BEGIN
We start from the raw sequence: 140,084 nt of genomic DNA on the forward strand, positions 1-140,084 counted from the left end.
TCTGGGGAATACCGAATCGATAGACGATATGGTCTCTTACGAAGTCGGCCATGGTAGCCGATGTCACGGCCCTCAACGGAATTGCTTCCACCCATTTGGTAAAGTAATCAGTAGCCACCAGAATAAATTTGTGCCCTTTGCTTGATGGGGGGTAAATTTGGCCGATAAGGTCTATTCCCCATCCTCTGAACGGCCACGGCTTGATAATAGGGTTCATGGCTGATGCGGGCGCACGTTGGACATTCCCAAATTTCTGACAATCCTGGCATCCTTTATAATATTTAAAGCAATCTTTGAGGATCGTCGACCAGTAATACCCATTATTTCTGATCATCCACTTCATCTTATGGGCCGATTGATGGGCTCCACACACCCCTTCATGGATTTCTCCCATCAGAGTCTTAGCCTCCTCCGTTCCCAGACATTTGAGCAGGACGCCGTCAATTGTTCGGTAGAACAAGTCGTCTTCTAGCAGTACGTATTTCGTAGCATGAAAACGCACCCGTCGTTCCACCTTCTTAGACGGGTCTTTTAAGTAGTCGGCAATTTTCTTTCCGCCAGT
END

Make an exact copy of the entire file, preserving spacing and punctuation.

We start from the raw sequence: 140,084 nt of genomic DNA on the forward strand, positions 1-140,084 counted from the left end.
TCTGGGGAATACCGAATCGATAGACGATATGGTCTCTTACGAAGTCGGCCATGGTAGCCGATGTCACGGCCCTCAACGGAATTGCTTCCACCCATTTGGTAAAGTAATCAGTAGCCACCAGAATAAATTTGTGCCCTTTGCTTGATGGGGGGTAAATTTGGCCGATAAGGTCTATTCCCCATCCTCTGAACGGCCACGGCTTGATAATAGGGTTCATGGCTGATGCGGGCGCACGTTGGACATTCCCAAATTTCTGACAATCCTGGCATCCTTTATAATATTTAAAGCAATCTTTGAGGATCGTCGACCAGTAATACCCATTATTTCTGATCATCCACTTCATCTTATGGGCCGATTGATGGGCTCCACACACCCCTTCATGGATTTCTCCCATCAGAGTCTTAGCCTCCTCCGTTCCCAGACATTTGAGCAGGACGCCGTCAATTGTTCGGTAGAACAAGTCGTCTTCTAGCAGTACGTATTTCGTAGCATGAAAACGCACCCGTCGTTCCACCTTCTTAGACGGGTCTTTTAAGTAGTCGGCAATTTTCTTTCCGCCAGT